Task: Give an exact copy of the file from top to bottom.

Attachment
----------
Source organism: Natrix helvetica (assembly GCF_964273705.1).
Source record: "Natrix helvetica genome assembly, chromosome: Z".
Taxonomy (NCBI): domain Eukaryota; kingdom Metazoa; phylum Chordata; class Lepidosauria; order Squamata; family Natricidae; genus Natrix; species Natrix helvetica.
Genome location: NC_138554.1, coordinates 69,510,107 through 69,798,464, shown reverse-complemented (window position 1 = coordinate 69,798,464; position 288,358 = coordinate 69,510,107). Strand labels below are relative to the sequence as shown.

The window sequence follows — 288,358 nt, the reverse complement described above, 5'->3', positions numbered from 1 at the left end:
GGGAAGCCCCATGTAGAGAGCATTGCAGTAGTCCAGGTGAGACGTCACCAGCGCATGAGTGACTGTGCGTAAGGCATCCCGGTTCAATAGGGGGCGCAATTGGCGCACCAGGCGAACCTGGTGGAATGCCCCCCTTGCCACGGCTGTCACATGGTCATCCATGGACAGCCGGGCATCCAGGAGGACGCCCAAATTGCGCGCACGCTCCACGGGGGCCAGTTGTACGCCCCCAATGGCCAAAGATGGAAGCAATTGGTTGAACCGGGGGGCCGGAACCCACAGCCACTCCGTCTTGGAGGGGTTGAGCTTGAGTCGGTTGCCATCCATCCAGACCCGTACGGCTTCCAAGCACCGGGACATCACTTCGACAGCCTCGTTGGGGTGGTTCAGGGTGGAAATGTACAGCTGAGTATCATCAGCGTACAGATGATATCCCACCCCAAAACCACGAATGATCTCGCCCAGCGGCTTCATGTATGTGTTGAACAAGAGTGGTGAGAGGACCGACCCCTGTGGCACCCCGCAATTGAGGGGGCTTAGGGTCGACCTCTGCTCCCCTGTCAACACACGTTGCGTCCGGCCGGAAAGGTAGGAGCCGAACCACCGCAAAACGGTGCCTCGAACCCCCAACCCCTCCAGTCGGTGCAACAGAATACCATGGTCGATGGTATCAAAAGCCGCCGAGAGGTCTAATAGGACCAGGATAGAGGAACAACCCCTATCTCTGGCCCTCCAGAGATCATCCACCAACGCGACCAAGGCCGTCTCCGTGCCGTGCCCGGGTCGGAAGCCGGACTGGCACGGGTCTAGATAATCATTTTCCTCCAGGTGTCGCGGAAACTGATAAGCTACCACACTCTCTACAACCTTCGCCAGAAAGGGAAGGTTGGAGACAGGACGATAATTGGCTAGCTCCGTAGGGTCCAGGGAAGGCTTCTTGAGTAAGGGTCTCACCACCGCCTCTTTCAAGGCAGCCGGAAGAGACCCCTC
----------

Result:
Source organism: Natrix helvetica (assembly GCF_964273705.1).
Source record: "Natrix helvetica genome assembly, chromosome: Z".
Taxonomy (NCBI): domain Eukaryota; kingdom Metazoa; phylum Chordata; class Lepidosauria; order Squamata; family Natricidae; genus Natrix; species Natrix helvetica.
Genome location: NC_138554.1, coordinates 69,510,107 through 69,798,464, shown reverse-complemented (window position 1 = coordinate 69,798,464; position 288,358 = coordinate 69,510,107). Strand labels below are relative to the sequence as shown.

The window sequence follows — 288,358 nt, the reverse complement described above, 5'->3', positions numbered from 1 at the left end:
GGGAAGCCCCATGTAGAGAGCATTGCAGTAGTCCAGGTGAGACGTCACCAGCGCATGAGTGACTGTGCGTAAGGCATCCCGGTTCAATAGGGGGCGCAATTGGCGCACCAGGCGAACCTGGTGGAATGCCCCCCTTGCCACGGCTGTCACATGGTCATCCATGGACAGCCGGGCATCCAGGAGGACGCCCAAATTGCGCGCACGCTCCACGGGGGCCAGTTGTACGCCCCCAATGGCCAAAGATGGAAGCAATTGGTTGAACCGGGGGGCCGGAACCCACAGCCACTCCGTCTTGGAGGGGTTGAGCTTGAGTCGGTTGCCATCCATCCAGACCCGTACGGCTTCCAAGCACCGGGACATCACTTCGACAGCCTCGTTGGGGTGGTTCAGGGTGGAAATGTACAGCTGAGTATCATCAGCGTACAGATGATATCCCACCCCAAAACCACGAATGATCTCGCCCAGCGGCTTCATGTATGTGTTGAACAAGAGTGGTGAGAGGACCGACCCCTGTGGCACCCCGCAATTGAGGGGGCTTAGGGTCGACCTCTGCTCCCCTGTCAACACACGTTGCGTCCGGCCGGAAAGGTAGGAGCCGAACCACCGCAAAACGGTGCCTCGAACCCCCAACCCCTCCAGTCGGTGCAACAGAATACCATGGTCGATGGTATCAAAAGCCGCCGAGAGGTCTAATAGGACCAGGATAGAGGAACAACCCCTATCTCTGGCCCTCCAGAGATCATCCACCAACGCGACCAAGGCCGTCTCCGTGCCGTGCCCGGGTCGGAAGCCGGACTGGCACGGGTCTAGATAATCATTTTCCTCCAGGTGTCGCGGAAACTGATAAGCTACCACACTCTCTACAACCTTCGCCAGAAAGGGAAGGTTGGAGACAGGACGATAATTGGCTAGCTCCGTAGGGTCCAGGGAAGGCTTCTTGAGTAAGGGTCTCACCACCGCCTCTTTCAAGGCAGCCGGAAGAGACCCCTC